Redd: The Lost Temple

Ever since the mighty Atic Atac blew our tiny minds a million years ago, discerning gamers have known the power of the humble top-down action-adventure.

Blazing Forge Games evidently knows all the tricks and makes no apology for pushing Redd: The Lost Temple down the path less travelled.

Looking every inch the lost mid-period 8-bit title, Redd sends an intrepid explorer into a spooky subterranean network of abandoned temples in search of treasure. What our intrepid torch-wielding adventurer finds, of course, is a plethora of sinister hazards, collapsing floors and traps to tiptoe around.

4
Redd dead evolver.

Armed only with bombs, Redd is certainly no action hero. Progress relies more on nimble avoidance and patient exploration, but there remains a niggling desire to keep playing despite - or perhaps because of - the game's rather limited scope.

If you're in the mood for nostalgia about how you wish old games used to be, dim the lights and make believe that's a Competition Pro in your hands.

7/10

Chester

With Chester's proud use of NES-style cover art, you know exactly what shapes developer Brilliant Blue-G wants to throw.

Yes, we're firmly in retro 2D platforming territory, but it's a hyperkinetic offering with a few interesting tricks up its sleeve.

During this restless tale of stolen cupcakes, you find yourself scooping up - among other things - stamps. Grab enough random tat over the course of the game and all-important stuff unlocks that not only allows you to switch between new characters, but also to re-skin each level on the fly with a completely new visual theme.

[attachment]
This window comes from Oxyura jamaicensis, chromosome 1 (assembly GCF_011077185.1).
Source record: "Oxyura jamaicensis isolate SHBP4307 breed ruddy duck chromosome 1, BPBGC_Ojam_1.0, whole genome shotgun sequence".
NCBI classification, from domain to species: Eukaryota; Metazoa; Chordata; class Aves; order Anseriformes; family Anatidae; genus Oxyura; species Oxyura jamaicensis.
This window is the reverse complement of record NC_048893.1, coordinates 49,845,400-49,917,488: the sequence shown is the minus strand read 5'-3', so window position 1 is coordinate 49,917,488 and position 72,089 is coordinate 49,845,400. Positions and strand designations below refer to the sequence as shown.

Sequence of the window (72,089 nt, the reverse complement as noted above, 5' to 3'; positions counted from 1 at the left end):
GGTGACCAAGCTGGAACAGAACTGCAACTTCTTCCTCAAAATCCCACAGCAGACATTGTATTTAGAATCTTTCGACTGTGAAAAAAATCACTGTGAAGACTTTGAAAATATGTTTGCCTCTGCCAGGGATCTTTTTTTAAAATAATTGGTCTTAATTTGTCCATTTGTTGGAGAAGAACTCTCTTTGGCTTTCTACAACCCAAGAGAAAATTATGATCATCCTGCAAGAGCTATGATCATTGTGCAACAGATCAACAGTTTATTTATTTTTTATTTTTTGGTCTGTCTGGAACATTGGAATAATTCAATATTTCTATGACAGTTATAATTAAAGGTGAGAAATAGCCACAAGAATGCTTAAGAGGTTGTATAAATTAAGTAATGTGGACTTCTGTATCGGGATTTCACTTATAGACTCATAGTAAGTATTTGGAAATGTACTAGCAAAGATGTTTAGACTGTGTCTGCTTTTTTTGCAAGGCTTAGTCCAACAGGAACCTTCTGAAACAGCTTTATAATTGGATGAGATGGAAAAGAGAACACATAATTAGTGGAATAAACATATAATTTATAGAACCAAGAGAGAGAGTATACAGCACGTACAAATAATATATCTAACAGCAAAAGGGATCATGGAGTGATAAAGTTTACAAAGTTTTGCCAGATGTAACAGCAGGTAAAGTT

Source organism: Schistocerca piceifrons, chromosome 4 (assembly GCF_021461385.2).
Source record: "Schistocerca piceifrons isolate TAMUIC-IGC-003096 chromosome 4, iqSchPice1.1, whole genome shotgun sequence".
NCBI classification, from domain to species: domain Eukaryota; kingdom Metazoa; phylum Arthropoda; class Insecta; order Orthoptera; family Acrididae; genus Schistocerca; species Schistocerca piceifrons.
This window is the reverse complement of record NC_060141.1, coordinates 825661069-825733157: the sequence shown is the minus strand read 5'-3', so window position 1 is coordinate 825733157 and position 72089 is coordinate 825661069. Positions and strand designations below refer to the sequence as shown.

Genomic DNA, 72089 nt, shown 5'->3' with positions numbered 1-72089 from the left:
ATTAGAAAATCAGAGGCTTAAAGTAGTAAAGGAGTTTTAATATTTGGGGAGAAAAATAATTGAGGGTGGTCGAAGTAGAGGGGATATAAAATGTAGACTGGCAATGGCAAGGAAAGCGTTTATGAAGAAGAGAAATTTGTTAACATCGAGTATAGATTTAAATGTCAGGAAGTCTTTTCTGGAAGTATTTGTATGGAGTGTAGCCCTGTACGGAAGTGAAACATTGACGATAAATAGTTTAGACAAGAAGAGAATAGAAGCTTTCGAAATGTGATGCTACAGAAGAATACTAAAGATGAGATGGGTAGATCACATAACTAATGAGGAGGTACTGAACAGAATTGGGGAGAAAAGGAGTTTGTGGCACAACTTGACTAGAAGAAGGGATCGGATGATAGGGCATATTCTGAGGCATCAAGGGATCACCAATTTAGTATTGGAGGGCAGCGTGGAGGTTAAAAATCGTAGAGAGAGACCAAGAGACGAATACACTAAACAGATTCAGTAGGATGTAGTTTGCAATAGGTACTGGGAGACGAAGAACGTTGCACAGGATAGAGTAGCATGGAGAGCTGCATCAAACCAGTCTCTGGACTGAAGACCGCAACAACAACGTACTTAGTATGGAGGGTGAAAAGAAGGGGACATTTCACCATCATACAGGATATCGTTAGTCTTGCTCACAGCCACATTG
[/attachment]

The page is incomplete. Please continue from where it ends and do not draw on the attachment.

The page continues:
5
The search for Ian Rush goes on.

In terms of the characters, it's not merely a different-looking dude you'll be switching to, but one with different weapons and slightly varying jumping abilities, which have subtle implications depending on what you're facing at any given moment.

Flicking between them is seamless and can often completely change the feel of the game. This is often just as well, because the fundamental level design rarely feels very interesting once you strip away the novelty value of flicking between different characters and visuals.

Still, for a couple of quid, a basic 20-level platformer with a couple of neat tricks earns a nod of appreciation from me. It's no Apple Jack, sure, but Chester is still better than 95 per cent of the drivel you'll find on Xbox Indie Games.

6/10

The rest...

After some of the excellent releases that have appeared on the Xbox Indie Games channel, expectations were high that the Indie Summer Uprising would provide something of a showcase for the scene. But of the remaining five releases, the quality is, to be polite, variable.

Bottom of the pile is undoubtedly the truly dreadful hack-and-slash Raventhorne. Battle High: San Bruno, meanwhile, has a stab at a high-school-themed Street Fighter II but fails pretty miserably by being too easy to win by repeating the same move over and over.

Cute Things Dying Violently should have been awesome, with a name that good, but with its painfully frustrating aiming system, the business of throwing things at critters soon becomes a chore. Take Arms fares a little better with its valiant attempt at blending side-scrolling 2D platforming with Capture the Flag and Deathmatch, but ultimately falls flat where it matters most - the combat. Doom & Destiny isn't too bad, either, but my tolerance of top-down RPGs was never high in the first place - never mind 20 years after the fact. Your mileage, as they say, may vary.

About the author

Kristan Reed

Kristan Reed

Contributor

Kristan is a former editor of Eurogamer, dad, Stone Roses bore and Norwich City supporter who sometimes mutters optimistically about Team Silent getting back together.

More articles by Kristan Reed

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